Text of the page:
Wednesday, September 21, 2011

A walkable survey in Oak Park: Lake and Euclid

The village of Oak Park, on Chicago’s western border, makes an interesting case study in zoning, transit, and density variables regarding walkable urbanism.  The population is roughly 50,000 people and is 5 square miles, yielding a population density of 10,000 people per square mile.  This makes it more densely populated than Los Angeles (7,500 people per square mile) or Atlanta (4,000 people per square mile), and only slightly less than Chicago (12,000 people per square mile).  The average walkable score is 72, though as we will see the score for some areas is even higher.

Oak Park has a variety of transit options, most of which are geared towards commuting to downtown Chicago.  There are two CTA lines of the L – the green and the blue lines – which run through Oak Park to downtown Chicago.  There is also a Metra line with a stop in Oak Park and again a terminus in downtown Chicago.  Finally, the Eisenhower Expressway runs through Oak Park towards downtown.  All three of these transit options allow commuters to travel from Oak Park to downtown Chicago.  The green line has 3 stops in Oak Park:  Lake and Harlem, Lake and Oak Park, and Lake and Ridgeland.  The blue line has 2 stops in Oak Park:  Oak Park Avenue and Austin.  The Metra stop is on Lake and Harlem.  There are two on/off ramps to the Eisenhower Expressway:  Harlem and Austin, which are the east and west borders of the village.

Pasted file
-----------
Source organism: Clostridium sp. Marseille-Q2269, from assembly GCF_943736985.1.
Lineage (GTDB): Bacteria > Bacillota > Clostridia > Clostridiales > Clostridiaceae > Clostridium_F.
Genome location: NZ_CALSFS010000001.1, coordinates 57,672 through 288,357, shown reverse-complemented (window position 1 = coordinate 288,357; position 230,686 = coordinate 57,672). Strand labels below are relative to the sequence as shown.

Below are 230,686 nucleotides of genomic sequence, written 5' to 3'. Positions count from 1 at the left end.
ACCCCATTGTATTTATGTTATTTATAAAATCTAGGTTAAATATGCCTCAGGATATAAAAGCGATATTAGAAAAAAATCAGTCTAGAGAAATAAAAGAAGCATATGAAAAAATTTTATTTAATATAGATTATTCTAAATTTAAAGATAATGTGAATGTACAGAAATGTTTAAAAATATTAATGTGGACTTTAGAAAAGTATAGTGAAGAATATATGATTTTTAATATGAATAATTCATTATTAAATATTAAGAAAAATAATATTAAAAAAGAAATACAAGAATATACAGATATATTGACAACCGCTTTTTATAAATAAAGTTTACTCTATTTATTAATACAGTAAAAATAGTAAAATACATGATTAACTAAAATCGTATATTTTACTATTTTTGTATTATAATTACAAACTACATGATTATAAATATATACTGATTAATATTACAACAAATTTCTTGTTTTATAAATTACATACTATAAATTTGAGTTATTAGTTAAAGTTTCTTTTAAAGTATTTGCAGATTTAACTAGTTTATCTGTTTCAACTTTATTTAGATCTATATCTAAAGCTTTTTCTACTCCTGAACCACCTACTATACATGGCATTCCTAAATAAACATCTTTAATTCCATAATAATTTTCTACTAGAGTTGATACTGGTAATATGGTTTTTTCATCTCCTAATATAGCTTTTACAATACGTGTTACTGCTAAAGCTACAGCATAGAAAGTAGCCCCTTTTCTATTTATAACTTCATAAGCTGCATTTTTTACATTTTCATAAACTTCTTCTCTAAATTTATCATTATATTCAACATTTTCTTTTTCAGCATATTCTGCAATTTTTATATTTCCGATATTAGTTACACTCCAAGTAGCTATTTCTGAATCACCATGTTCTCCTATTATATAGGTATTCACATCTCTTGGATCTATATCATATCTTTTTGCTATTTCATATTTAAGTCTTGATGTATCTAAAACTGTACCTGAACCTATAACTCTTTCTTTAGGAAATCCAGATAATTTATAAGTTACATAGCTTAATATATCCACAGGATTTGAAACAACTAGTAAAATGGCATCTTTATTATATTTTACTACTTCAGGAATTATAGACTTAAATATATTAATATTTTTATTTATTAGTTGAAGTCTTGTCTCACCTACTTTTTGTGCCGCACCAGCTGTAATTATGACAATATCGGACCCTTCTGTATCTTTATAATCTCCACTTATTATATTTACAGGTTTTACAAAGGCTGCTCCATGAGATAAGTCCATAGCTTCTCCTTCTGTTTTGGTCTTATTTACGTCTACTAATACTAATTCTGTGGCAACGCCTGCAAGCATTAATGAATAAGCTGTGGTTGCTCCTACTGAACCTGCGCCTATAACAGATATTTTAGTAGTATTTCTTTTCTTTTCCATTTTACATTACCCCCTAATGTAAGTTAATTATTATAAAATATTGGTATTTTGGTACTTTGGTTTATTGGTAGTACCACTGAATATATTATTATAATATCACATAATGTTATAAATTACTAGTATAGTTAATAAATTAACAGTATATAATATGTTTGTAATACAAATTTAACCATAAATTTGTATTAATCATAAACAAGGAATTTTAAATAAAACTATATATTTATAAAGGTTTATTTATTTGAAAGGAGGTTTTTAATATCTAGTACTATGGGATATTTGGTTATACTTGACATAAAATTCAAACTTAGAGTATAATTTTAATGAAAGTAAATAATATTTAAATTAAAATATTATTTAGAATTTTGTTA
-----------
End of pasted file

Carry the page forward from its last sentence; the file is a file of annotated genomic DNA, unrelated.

The CTA also operates bus lines that run through Oak Park, and there is a Pace bus line that runs through Oak Park.  Neither of the bus lines run directly from Oak Park to downtown Chicago.

The borders are drawn in black and run along Austin Blvd on the east (borders Chicago), North Ave on the north, Harlem Ave on the west, and Roosevelt Rd on the south.  The green and blue lines are shaded purple and the Metra is shaded green.  The Metra and the green line share the same tracks through Oak Park.

Oak Park is therefore intrinsically walkable with a robust population density and a many excellent transit options.  This offers an opportunity to carefully survey the look and feel of density, transit incentives, and zoning issues.  We can also compare the walk score of this neighborhood to a careful survey of the intersection.  This inaugural survey will focus on the intersection of Lake Street and Euclid Avenue.